quite obvious then that the SEPA end-date regulation needs to be taken
seriously, implemented by the prescribed date, and fully complied with.

Compliance challenges

If SEPA has not been implemented yet within an organization, compliance staff
must ensure that their organization has set up a formal SEPA project, which is
funded, resourced, follows a detailed work plan and receives sufficient senior
management attention. Failure to comply with SEPA could mean that payments
cannot be made because the old formats for credit transfers will no longer be
accepted by counterparts. This could lead to salaries or invoices not being
paid. It could also result in payments not being received because the
organization has not implemented the new standard for direct debit, thus negatively
impacting cash flow and liquidity.

Experience has shown that the effort of moving one's payments business to SEPA
standards must not be underestimated: on average at least 6 to 12 months need
to be anticipated. If a firm is a heavy direct debit user, or has a
decentralized organization structure, or uses an in-house IT system the SEPA
project could take considerably longer. SEPA is not a simple IT project which
can be managed by making a few format changes on the payments platform shortly
before February 2014. SEPA rules are not an easy read: they must be thoroughly
analysed, their impact on the organization and its customers must be assessed
and applied.

All parts of an organization are affected by SEPA ranging from sales,
purchasing, product management, human resources, client service, legal,
accounting, marketing and communications, facility management, to the mail
room. Moreover, payments is a network business, i.e., it involves at least a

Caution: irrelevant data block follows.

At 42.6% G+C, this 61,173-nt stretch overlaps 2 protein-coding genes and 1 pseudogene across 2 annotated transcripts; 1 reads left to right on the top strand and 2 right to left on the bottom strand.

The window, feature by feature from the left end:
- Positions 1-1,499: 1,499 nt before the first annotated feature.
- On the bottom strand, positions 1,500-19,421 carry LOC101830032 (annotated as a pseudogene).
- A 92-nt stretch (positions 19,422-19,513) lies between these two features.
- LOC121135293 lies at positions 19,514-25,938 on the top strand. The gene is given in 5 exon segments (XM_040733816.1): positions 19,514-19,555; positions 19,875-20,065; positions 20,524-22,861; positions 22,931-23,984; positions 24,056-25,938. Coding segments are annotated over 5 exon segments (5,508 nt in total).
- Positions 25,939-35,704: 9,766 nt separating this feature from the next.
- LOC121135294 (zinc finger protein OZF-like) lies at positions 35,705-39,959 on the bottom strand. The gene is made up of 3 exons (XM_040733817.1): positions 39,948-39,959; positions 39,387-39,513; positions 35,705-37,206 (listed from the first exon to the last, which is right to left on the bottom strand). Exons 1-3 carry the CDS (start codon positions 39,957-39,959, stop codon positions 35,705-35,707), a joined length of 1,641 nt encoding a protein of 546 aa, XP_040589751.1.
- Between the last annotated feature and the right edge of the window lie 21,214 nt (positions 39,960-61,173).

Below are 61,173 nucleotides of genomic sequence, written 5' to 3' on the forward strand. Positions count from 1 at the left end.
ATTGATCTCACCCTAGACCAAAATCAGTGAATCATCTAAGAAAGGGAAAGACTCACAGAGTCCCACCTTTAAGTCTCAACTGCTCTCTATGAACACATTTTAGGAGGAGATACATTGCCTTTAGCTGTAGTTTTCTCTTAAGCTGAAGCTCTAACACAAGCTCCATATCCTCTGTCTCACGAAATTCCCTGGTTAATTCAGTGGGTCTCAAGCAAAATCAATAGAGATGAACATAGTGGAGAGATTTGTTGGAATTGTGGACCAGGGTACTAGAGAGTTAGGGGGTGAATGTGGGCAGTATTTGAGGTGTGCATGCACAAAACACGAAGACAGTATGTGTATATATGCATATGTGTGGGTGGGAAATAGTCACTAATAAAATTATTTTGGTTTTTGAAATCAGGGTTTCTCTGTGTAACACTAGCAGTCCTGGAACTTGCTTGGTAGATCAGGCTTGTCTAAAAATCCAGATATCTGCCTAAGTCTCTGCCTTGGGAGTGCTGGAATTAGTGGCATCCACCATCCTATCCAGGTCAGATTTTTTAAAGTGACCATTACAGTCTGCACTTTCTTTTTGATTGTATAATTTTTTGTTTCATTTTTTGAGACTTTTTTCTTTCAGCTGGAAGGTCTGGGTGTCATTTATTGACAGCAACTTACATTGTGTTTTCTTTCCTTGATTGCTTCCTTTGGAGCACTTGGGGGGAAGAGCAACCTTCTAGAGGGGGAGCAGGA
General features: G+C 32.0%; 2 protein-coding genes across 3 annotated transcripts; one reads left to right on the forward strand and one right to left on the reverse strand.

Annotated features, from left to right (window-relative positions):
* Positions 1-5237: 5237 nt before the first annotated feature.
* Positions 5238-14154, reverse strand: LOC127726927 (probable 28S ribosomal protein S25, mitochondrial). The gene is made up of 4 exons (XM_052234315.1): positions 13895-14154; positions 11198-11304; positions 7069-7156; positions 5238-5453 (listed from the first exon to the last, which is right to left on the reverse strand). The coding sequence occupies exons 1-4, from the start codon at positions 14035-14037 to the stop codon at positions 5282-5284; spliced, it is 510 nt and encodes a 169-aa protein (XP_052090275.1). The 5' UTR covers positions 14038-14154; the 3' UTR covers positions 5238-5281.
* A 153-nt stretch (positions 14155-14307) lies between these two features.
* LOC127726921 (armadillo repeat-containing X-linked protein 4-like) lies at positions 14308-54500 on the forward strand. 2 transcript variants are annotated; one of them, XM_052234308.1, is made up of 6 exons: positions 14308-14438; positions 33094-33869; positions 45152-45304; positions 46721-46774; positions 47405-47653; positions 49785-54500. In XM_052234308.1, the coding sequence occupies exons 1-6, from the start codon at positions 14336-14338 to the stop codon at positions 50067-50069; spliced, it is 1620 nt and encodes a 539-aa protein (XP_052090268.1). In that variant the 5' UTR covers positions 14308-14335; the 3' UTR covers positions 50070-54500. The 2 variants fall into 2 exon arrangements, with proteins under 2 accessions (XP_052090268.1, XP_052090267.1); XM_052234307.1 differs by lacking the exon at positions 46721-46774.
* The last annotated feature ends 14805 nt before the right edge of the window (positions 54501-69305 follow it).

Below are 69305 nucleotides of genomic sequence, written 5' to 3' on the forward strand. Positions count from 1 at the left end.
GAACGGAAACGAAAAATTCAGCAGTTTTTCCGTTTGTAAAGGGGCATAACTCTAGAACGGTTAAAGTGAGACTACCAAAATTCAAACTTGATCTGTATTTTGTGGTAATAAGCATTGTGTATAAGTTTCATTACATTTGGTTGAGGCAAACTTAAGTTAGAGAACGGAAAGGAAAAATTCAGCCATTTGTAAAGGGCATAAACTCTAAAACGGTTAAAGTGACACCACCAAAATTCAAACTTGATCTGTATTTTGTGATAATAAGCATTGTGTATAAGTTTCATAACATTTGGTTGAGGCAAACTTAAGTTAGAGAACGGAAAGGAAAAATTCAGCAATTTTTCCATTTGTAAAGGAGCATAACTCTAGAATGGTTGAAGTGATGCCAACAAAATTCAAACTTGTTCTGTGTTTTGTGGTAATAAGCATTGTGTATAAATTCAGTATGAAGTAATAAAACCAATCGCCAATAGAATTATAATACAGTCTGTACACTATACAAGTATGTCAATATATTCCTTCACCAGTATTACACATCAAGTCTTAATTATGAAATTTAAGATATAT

payor and a payee and usually a bank in the middle. Thus thorough testing
before February 2014 to ensure that the other part(s) of the payments chain can
receive SEPA payments is absolutely critical.

Help is at hand

Where does one go for help? Banks, consultants, and vendors have been
communicating the components of SEPA compliance for quite a while and are
available for information and practical guidance. Professional associations and
industry forums have started to hold seminars explaining how their members are
affected. And last but not least the regulators have stepped up their
communications efforts, both on a national as well as EU level.

Beyond February 2014

What will happen after February 2014, and will all be well? That's hard to say.
Many banks are in good shape having worked on SEPA compliance for a long time.
Large corporates have made great progress over the last year. Smaller
businesses, however, are the real laggards. And since they are the locomotive
of an economy this is where many risks lie. So one can expect a certain amount
of disruption in the payments market next year. SEPA will keep us busy for a
long time. Nevertheless, despite likely deficiencies, a major step towards
harmonization will have been achieved.

This is a contribution from Financial Services Club friend and contributor Edith Rigler.  

Edith Rigler is an independent payments
expert who advises banks, payment systems and payment institutions. She has
published extensively on payments issues and held senior positions at a number
of global banks. The views expressed are her own.

The article was previously published by Thomson Reuters on Complinet 

About Chris M Skinner

Chris M Skinner

Chris Skinner is best known as an independent commentator on the financial markets through his blog, the Finanser.com, as author of the bestselling book Digital Bank, and Chair of the European networking forum the Financial Services Club. He has been voted one of the most influential people in banking by The Financial Brand (as well as one of the best blogs), a FinTech Titan (Next Bank), one of the Fintech Leaders you need to follow (City AM, Deluxe and Jax Finance), as well as one of the Top 40 most influential people in financial technology by the Wall Street Journal’s Financial News. To learn more click here…